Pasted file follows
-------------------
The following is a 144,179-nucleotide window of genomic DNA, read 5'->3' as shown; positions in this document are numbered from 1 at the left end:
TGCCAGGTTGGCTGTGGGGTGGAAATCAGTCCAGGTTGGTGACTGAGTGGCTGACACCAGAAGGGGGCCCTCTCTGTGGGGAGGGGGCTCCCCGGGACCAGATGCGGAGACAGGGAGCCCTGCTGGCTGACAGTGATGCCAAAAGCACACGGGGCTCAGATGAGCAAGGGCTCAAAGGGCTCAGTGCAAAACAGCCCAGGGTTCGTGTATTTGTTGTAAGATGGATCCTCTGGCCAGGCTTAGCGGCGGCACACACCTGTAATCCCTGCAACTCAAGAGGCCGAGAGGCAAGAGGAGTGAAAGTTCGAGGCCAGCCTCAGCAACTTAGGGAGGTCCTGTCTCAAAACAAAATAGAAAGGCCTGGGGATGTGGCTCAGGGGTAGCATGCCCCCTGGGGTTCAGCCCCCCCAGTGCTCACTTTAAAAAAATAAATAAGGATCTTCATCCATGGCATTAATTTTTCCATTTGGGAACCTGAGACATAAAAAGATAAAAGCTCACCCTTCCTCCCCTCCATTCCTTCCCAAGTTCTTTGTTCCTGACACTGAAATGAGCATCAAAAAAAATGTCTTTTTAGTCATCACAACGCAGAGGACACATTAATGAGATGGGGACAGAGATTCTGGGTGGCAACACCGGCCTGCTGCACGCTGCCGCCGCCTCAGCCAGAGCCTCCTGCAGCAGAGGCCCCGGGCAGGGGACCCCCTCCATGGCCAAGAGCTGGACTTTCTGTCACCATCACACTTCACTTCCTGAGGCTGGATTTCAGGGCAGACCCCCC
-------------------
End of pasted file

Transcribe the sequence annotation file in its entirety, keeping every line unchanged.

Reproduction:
The following is a 144,179-nucleotide window of genomic DNA, read 5'->3' as shown; positions in this document are numbered from 1 at the left end:
TGCCAGGTTGGCTGTGGGGTGGAAATCAGTCCAGGTTGGTGACTGAGTGGCTGACACCAGAAGGGGGCCCTCTCTGTGGGGAGGGGGCTCCCCGGGACCAGATGCGGAGACAGGGAGCCCTGCTGGCTGACAGTGATGCCAAAAGCACACGGGGCTCAGATGAGCAAGGGCTCAAAGGGCTCAGTGCAAAACAGCCCAGGGTTCGTGTATTTGTTGTAAGATGGATCCTCTGGCCAGGCTTAGCGGCGGCACACACCTGTAATCCCTGCAACTCAAGAGGCCGAGAGGCAAGAGGAGTGAAAGTTCGAGGCCAGCCTCAGCAACTTAGGGAGGTCCTGTCTCAAAACAAAATAGAAAGGCCTGGGGATGTGGCTCAGGGGTAGCATGCCCCCTGGGGTTCAGCCCCCCCAGTGCTCACTTTAAAAAAATAAATAAGGATCTTCATCCATGGCATTAATTTTTCCATTTGGGAACCTGAGACATAAAAAGATAAAAGCTCACCCTTCCTCCCCTCCATTCCTTCCCAAGTTCTTTGTTCCTGACACTGAAATGAGCATCAAAAAAAATGTCTTTTTAGTCATCACAACGCAGAGGACACATTAATGAGATGGGGACAGAGATTCTGGGTGGCAACACCGGCCTGCTGCACGCTGCCGCCGCCTCAGCCAGAGCCTCCTGCAGCAGAGGCCCCGGGCAGGGGACCCCCTCCATGGCCAAGAGCTGGACTTTCTGTCACCATCACACTTCACTTCCTGAGGCTGGATTTCAGGGCAGACCCCCC